Review: Sierra Designs Super Stratus jacket

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There’s no denying the superior warmth of natural goose down, but it doesn’t exactly play nice with moisture. A synthetic insulation handles perspiration and precipitation, but doesn’t compress as easily and doesn’t offer the warmth to weight. Enter DriDown, a down treatment process that treats the fibers with a hydrophobic polymer at the molecular level to repel moisture. It stays drier, retains loft better and dries faster than untreated down.

The $279 Super Stratus jacket is at the top of Sierra Designs’ insulating layers, packing 160 grams of 800-fill DriDown. When I saw the photos online I was picturing George Costanza in his Puffy Coat but I was astonished when it arrived and realized how thin and light it is. Weighing in at just over a pound, it can compress to the size of a football in its included stuff sack. It’s also thin enough to layer under a rain shell if it’s really dumping outside.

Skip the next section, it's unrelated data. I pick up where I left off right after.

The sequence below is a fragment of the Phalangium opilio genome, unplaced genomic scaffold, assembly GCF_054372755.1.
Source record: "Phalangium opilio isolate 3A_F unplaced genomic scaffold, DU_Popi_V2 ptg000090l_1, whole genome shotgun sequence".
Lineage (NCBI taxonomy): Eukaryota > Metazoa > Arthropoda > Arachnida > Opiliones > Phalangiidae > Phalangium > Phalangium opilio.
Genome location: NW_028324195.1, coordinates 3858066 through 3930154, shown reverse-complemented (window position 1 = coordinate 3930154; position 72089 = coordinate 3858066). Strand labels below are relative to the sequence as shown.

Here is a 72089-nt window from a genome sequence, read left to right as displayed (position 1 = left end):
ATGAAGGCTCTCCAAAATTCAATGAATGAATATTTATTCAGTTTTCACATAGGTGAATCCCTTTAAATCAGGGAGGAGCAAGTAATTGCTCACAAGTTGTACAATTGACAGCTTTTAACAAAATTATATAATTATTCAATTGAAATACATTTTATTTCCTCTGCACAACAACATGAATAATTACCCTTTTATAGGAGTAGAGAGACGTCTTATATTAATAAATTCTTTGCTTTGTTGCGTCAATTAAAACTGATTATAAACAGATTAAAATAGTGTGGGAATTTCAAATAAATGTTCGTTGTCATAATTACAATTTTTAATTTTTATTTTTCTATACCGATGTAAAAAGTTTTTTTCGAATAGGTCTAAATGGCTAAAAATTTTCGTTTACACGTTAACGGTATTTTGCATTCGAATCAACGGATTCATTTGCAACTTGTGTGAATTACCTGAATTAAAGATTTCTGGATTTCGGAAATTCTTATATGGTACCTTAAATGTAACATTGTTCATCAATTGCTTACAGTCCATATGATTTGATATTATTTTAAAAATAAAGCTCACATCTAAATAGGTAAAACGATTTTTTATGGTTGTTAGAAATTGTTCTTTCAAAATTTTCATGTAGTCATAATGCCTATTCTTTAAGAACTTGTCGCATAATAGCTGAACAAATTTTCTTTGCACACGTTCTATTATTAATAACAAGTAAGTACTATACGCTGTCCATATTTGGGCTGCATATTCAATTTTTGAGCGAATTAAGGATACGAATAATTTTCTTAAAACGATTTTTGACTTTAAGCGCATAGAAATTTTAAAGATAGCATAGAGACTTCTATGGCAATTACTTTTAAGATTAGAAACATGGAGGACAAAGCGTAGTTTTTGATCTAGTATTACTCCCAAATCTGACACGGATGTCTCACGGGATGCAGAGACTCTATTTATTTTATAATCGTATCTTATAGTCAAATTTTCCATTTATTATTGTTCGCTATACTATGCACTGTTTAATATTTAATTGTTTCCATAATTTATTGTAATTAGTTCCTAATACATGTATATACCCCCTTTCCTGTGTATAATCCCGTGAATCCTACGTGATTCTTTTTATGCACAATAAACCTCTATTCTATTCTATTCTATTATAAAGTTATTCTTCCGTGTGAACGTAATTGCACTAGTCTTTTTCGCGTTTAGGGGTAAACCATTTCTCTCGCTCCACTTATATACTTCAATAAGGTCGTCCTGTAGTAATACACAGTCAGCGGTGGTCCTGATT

You’ll find the usual pockets: two handwarmer pockets, an interior chest pocket, and two interior dump pockets—useful for stashing your gloves when you go inside. There are thumb holes at the elastic sleeve cuffs too, to seal off any pesky drafts. Inside the hood is a separate collar, so you can zip it up snug without adjusting the hood. Even the hem has an adjustable draw cord. The main zipper seems to have traded robustness for light weight, so I frequently have a hard time getting it to engage. It can be pretty frustrating with frosty fingers.

Unpacked and adorned, it is remarkably warm. So warm, in fact, that I could rarely wear it while riding a bike. A few trips on the mountian bike with temperatures in the teens left me unzipping things in a hurry. Only when the thermometer hit the single digits and I rode at a casual pace did it find its way into my on-bike ensemble. When things did get a little too hot to handle, the DWR-coated nylon fabric kept much of the moisture off the down, and the DriDown insulation kept me warm. Almost too warm.

The Super Stratus is hardly designed to be cycling gear, but I have been carrying it with me on my winter mountain bike rides as an extra layer just in case. It’s also a wonderful piece to have ready when you get back to the trailhead and you’re ready for a nice goose hug. For touring and bikepacking, it offers a lot of piece of mind and warmth security in a small, packable package. If you’re serious about getting into the outdoors in the winter a good puffy coat is a key piece of gear and I rarely go without the Super Stratus.

 

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